The World Auctioneer Championship recently occurred, and a new article explains why livestock producers should appreciate what auctioneers do for agriculture. But aside from the way these fast-talking promoters help sell products, many appreciate them for their artistry.
Check out this repeat winner from a few years ago to see and hear the speed, stamina, and livestock savvy needed to be the best in the country when it comes to auctioning cattle.
Even those outside the world of agriculture appreciate the rhythm and word play needed to be a good auctioneer. A recent post online highlights the rap skills that make auctioneers successful.
Some of us who grew up on a farm remember the smells, sounds, and vibe of the old sale barns. This sixth generation farmer recalls attending livestock auctions with her dad, and she now sees the ranchers as one giant community where everyone is watching out for each other.
My grandfather’s auctioneer days were over before I knew him, but Dad recalls “Pappy’s” methods and mannerisms.
The Traditional Auction “Cry” Echoes in the Digital Age
In days gone by, those hypnotic cadences rang out in sale barns filled with restless cattle, tobacco-chewin’ farmers, and local women selling meals along with “some of the best darn pie you’ll ever find.” The business end was handled by “clipboard bankers,” and they might send their receipts along a clothesline-pulley system so the transactions could be recorded—a type of dedicated line for the analog age.
Dad has firsthand knowledge of that era since his father—everyone called him Pappy—was an auctioneer. “Good ones knew how to work the crowd,” says Dad. “Pappy had a sense of humor and an easy-going style. He started at his uncle’s sale barn in Zearing, auctioning off anything from hogs to turkeys, and maybe a few geese somebody had in a burlap bag. And local farmers might herd in cattle, sell them off, and then help move them to the train station several blocks away. Townsfolk put up with a few cow pies on the potholed streets.”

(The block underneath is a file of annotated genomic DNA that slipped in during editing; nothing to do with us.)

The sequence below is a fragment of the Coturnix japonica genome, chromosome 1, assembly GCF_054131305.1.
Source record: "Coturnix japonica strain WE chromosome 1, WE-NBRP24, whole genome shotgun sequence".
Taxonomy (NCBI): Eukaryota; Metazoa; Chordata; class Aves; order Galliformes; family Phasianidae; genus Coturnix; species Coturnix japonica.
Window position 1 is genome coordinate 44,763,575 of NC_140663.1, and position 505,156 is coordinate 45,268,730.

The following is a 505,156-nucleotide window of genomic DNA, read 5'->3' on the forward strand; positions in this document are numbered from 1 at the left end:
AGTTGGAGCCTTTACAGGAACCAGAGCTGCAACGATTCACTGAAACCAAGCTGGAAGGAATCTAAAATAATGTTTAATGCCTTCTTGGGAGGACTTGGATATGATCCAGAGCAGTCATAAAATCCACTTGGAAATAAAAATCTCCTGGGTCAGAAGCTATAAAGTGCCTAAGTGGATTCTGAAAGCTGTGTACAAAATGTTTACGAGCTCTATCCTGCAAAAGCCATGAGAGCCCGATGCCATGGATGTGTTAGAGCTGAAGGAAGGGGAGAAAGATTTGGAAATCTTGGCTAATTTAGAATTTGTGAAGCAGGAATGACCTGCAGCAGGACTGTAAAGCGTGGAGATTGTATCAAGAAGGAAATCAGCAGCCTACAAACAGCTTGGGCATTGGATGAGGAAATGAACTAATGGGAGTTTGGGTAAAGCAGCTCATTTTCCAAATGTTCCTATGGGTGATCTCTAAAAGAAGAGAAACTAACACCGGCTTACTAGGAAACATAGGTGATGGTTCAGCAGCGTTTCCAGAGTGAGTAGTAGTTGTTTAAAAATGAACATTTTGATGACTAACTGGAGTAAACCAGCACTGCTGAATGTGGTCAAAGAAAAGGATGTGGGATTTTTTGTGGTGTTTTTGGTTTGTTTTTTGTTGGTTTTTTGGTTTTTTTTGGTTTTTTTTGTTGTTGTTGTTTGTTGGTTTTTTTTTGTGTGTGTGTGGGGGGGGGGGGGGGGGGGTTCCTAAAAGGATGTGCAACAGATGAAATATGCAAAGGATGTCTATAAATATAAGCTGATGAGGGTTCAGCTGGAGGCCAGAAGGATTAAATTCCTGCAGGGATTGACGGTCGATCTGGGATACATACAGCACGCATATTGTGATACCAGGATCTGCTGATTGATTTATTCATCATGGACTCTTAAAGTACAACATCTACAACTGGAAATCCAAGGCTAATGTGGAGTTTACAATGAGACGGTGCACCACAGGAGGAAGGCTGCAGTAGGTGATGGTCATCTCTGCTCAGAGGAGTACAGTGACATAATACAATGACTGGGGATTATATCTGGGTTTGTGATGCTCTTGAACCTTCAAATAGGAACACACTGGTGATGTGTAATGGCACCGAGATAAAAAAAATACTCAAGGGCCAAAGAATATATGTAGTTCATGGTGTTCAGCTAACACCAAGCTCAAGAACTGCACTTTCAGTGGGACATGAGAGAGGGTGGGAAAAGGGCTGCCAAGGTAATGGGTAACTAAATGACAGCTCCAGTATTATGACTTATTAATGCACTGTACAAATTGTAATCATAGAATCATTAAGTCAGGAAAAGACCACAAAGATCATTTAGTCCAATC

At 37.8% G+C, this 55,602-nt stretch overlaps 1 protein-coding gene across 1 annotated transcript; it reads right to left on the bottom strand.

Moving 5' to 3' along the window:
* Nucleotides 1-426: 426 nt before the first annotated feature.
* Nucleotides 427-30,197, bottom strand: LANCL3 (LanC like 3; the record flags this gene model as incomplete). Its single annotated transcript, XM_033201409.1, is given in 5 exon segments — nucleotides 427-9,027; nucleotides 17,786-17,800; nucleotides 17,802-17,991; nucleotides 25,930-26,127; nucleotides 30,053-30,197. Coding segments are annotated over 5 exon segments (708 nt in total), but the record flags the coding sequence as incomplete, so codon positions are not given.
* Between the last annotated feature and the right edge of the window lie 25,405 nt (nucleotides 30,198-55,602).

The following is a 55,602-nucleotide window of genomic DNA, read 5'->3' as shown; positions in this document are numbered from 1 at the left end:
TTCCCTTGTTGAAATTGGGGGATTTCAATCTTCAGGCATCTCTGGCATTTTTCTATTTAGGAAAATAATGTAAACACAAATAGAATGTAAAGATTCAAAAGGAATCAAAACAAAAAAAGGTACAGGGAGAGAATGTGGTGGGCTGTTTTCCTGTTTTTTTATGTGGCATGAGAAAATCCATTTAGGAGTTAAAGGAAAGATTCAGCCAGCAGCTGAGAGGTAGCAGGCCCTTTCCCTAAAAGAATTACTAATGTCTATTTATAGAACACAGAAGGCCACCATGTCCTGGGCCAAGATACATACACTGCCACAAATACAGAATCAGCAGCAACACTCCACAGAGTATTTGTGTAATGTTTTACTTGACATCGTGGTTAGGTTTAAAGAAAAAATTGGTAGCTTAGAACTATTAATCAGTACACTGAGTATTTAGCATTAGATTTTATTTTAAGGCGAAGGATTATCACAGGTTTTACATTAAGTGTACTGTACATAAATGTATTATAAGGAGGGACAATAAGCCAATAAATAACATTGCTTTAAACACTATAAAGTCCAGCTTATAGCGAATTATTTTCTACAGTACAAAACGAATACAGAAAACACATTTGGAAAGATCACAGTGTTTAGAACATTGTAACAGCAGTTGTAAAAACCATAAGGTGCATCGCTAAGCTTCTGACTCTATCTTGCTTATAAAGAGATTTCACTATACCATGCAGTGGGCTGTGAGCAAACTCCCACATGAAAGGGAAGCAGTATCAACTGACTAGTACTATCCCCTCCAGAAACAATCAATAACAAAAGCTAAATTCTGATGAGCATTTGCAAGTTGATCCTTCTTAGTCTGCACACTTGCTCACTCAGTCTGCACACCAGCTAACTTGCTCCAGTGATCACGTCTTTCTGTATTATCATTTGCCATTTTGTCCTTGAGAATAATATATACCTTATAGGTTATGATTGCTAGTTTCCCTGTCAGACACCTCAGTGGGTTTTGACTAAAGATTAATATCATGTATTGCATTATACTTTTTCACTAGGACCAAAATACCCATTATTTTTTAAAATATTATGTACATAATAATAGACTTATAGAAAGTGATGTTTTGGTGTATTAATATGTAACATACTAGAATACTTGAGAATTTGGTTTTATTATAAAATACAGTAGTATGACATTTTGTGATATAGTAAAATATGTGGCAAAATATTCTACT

Back then, the only digital aspect came when buyers lifted fingers to bid, and the social media interaction was in the form of gestures, grunts, and the daily chit-chat that fueled rural towns. A thin cloud of cigarette smoke and dust might hover above the ring, but the auctioneer kept his voice flowing and the sale moving. A few skinny hogs became “pork chops on the hoof ready to fatten up.” It could be tough putting lipstick on a pig, so they used body language and smooth tongues to emphasize an animal’s positive aspects—sort of like digitally enhancing a photo, but in this case it was verbally hypnotizing the buyer.
Dad says, “Most auctioneers also did house and farm sales, and they thought it was better to have a cold, dreary day in the front yard. It would cut down on the chatter and get sales going.”
Apparently Pappy had another method to keep things rolling during winter sale days. He kept a flask of whiskey in a hidden pocket of his raccoon fur coat. “A bit of antifreeze courtesy of the bootleggers back in prohibition times.”
Pappy was a cattleman at heart, and I imagine he preferred doing livestock sales rather than house or farm foreclosures. “He was good with people and with cattle,” Dad says. “He knew how to keep the crowd interested and the bids flowing.”
That couldn’t have been easy at times. “I heard about an old boy named Junior,” Dad said. “He’d slouch on a bench in the stands, seemingly asleep the whole day, but by the end of the sale, he’d bought a truckload of cattle—usually ones nobody else wanted. When sick, lame, or skinny steers came into the ring, usually somebody would mumble ‘better wake up Junior.’”
Whether it involves eager buyers with laptops or drowsy “Juniors” in the stands, it takes a certain gift of the gab to be a successful auctioneer. Times change, but the traditional auction cry still echoes from sale barns across the country.
by dan gogerty (top photo from youtube.com and bottom photo from missouri.edu)